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10 Tips To Ace a Startup Job Fair

Posted on 10.11.2014

:: By Jason Edelman, Fueled ::

Startup companies are known for their relaxed atmosphere and passionate work ethic, so it’s no surprise they have become a hot commodity in the job placement arena. In trend with the recent interest in working for a start-up company, job fairs have now begun to spring up that cater specifically to those needs. Unlike a standard corporate job fair however, the rules for being successful at a startup job fair are a bit different. 

1. Do Your Homework

This is a bit self-explanatory, but it’s imperative that you’ve already done your research before the fair. Not only should you read up on the companies that will be attending, but also be knowledgeable of the type of job you want so that you can strike up intelligent conversation with the rep or recruiter when you’re asking how that job functions specifically within an organization. Hiring managers are always impressed when you’re an informed applicant, and not only does it make you look good to them, it will help you make a more accurate decision when accepting an offer letter or even negotiating your salary.

2. Name Dropping Isn’t Always Bad

A major part of doing your homework is learning, knowing, and remembering names. Remember everyone’s name (even if you have to write it down) in order to leave a better impression. Also, being familiar with who you’re going to be meeting up with at the event, or at least the key people in the company, and your department, are other great ways of ensuring reps remember who you are. 

3. Look the Part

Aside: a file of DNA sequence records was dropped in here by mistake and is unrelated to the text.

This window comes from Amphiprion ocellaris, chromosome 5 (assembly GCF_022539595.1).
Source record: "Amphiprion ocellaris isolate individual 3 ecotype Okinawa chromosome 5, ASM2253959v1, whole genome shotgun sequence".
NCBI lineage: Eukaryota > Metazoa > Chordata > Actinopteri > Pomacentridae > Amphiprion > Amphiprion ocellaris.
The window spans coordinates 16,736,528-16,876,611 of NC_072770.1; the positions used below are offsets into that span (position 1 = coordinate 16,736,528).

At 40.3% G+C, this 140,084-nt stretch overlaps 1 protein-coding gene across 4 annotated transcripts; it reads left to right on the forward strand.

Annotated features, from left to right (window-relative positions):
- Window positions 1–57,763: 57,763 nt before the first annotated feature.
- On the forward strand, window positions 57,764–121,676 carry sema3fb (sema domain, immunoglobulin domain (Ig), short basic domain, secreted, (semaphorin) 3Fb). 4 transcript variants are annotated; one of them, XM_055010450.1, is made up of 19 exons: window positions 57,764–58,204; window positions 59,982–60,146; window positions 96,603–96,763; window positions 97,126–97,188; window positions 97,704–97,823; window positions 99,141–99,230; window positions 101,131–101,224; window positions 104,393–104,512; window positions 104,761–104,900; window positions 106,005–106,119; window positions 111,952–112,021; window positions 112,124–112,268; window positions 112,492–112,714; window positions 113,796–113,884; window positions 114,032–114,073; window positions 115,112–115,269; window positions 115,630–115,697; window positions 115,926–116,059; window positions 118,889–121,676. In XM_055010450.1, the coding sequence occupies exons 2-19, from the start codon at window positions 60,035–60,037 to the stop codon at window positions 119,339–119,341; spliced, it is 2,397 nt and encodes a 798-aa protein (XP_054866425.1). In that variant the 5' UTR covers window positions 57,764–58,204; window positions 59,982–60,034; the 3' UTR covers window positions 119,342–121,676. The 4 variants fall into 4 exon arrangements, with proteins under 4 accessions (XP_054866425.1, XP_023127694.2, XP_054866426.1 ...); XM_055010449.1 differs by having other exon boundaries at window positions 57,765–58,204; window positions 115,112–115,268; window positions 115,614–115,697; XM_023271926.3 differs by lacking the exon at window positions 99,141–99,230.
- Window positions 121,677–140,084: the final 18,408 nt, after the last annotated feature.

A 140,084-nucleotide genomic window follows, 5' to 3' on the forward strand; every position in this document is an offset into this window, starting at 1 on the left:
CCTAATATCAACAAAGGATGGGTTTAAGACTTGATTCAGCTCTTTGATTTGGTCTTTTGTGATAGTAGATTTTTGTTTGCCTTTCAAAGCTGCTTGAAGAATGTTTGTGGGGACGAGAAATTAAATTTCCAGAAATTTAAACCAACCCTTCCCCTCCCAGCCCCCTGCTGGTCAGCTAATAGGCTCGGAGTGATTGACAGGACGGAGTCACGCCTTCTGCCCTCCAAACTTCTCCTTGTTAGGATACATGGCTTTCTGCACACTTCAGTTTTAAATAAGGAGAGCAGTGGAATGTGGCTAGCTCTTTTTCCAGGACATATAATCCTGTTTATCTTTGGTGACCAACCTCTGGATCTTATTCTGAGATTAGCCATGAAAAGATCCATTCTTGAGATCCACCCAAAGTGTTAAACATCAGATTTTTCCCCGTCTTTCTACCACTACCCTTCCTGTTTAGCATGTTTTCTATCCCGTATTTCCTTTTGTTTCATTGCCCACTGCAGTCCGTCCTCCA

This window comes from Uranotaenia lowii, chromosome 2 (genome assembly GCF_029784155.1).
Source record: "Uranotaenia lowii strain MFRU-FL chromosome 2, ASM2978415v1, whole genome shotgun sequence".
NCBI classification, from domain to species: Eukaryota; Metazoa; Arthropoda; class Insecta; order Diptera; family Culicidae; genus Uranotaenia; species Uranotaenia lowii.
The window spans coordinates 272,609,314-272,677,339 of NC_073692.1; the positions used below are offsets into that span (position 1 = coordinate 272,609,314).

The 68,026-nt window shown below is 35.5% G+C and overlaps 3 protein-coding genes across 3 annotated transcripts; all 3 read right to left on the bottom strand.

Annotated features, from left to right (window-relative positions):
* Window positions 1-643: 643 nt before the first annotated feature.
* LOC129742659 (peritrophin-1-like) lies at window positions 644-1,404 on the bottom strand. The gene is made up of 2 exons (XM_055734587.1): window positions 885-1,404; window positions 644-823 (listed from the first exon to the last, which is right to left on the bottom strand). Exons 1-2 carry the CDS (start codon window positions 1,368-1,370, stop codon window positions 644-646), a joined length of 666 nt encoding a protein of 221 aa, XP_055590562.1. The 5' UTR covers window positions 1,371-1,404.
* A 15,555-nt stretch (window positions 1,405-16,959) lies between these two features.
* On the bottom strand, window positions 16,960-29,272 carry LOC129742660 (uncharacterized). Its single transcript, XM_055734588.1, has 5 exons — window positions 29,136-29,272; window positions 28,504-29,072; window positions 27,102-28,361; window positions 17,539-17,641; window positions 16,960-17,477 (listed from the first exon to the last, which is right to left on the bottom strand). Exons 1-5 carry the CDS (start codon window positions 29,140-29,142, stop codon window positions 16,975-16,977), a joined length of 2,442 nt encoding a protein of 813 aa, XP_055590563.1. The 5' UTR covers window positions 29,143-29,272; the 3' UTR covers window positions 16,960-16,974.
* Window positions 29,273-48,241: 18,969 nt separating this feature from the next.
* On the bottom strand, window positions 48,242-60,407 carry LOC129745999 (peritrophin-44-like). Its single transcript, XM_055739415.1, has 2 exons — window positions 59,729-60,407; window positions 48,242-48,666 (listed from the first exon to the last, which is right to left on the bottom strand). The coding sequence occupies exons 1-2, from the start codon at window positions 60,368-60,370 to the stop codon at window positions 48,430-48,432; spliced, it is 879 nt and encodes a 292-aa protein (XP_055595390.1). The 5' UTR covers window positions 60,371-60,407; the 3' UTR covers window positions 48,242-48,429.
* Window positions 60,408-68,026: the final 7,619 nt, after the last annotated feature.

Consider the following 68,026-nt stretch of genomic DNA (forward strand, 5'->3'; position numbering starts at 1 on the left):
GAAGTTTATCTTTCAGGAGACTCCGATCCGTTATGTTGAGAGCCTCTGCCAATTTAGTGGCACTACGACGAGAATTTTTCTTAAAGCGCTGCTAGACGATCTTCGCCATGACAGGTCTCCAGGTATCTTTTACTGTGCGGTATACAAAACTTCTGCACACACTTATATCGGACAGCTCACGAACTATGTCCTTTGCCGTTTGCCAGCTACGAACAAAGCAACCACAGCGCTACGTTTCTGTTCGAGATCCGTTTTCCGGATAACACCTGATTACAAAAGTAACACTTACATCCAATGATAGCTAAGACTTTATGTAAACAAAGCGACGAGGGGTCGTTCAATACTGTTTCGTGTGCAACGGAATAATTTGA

In a traditional job fair you’re familiar with dressing in your best professional attire, but the rules are a little different here. One of the things people love about startups and younger companies, is their much more relaxed corporate culture. Casual wear such as jeans and hoodies are often office appropriate so that trickles into their hiring atmosphere. I wouldn’t suggest going totally ‘bummy’ before the interview, but you may be able to leave the blazers and blouses in the closet. 

4. Up Your Social Capital

It’s important to have a finely groomed social media presence on at least one of the major networks (Twitter, Facebook, Instagram). It’s not so much for the company to stalk your whereabouts, although you should be on the lookout, but rather a great way to see how current you are on recent trends. Twitter has become one of the fastest ways to share information and it’s getting harder and harder to just “not get it.” Following companies you are interested in on social platforms, shows them your interest, and they will often take note of that. If the company has an app, it may be a good idea to download it and familiarize yourself with how it functions. 

5. Walk the Walk, Talk the Talk